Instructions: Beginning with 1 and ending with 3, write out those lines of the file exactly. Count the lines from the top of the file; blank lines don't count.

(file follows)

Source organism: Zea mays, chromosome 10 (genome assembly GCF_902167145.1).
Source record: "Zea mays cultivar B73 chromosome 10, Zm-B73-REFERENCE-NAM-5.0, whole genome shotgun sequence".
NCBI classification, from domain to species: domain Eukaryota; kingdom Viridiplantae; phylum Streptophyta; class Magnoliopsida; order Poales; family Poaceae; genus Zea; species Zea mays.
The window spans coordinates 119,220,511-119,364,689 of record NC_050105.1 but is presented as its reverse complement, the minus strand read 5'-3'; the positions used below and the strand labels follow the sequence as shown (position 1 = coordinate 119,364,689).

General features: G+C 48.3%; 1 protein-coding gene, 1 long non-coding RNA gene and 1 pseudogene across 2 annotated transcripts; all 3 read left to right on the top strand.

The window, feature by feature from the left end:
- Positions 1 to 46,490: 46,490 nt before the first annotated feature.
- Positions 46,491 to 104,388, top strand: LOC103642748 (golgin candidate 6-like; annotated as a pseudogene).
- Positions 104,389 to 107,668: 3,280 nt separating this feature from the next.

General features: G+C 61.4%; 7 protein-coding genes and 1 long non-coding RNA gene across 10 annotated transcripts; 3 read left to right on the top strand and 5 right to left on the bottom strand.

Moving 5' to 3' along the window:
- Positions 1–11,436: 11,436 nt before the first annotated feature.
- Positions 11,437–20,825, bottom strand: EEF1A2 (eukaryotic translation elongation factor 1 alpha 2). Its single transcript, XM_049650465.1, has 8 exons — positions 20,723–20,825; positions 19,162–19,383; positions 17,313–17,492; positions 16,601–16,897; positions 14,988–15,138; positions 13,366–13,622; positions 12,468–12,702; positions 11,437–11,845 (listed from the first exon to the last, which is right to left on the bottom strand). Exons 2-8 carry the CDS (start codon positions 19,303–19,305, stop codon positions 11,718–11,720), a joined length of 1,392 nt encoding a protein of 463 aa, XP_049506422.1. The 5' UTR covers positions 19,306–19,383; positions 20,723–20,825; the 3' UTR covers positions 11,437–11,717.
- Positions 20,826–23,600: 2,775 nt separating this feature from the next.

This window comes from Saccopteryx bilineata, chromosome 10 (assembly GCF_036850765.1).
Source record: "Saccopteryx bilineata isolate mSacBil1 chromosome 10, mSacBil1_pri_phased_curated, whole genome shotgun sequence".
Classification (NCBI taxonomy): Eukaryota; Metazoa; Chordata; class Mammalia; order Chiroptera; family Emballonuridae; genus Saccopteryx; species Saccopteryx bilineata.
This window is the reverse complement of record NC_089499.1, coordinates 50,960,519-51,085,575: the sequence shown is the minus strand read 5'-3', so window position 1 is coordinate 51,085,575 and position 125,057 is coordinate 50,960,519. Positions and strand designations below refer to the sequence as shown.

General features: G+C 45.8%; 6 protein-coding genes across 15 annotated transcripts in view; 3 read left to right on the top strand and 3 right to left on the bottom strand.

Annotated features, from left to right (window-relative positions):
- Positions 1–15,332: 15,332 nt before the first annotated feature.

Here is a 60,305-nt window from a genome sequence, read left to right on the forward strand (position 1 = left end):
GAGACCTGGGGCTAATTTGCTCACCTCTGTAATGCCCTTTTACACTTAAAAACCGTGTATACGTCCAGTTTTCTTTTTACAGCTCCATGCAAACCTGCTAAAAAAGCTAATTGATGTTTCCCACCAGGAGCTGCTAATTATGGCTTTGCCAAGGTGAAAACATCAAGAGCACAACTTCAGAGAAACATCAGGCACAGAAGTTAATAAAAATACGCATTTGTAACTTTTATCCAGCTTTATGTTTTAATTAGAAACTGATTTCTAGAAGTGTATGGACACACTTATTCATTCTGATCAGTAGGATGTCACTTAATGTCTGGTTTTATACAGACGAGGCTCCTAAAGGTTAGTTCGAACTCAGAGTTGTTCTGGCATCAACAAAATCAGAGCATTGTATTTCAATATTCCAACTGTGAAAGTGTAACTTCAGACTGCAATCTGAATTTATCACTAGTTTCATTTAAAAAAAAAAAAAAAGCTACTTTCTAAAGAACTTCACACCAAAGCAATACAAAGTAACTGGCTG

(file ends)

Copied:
Source organism: Zea mays, chromosome 10 (genome assembly GCF_902167145.1).
Source record: "Zea mays cultivar B73 chromosome 10, Zm-B73-REFERENCE-NAM-5.0, whole genome shotgun sequence".
NCBI classification, from domain to species: domain Eukaryota; kingdom Viridiplantae; phylum Streptophyta; class Magnoliopsida; order Poales; family Poaceae; genus Zea; species Zea mays.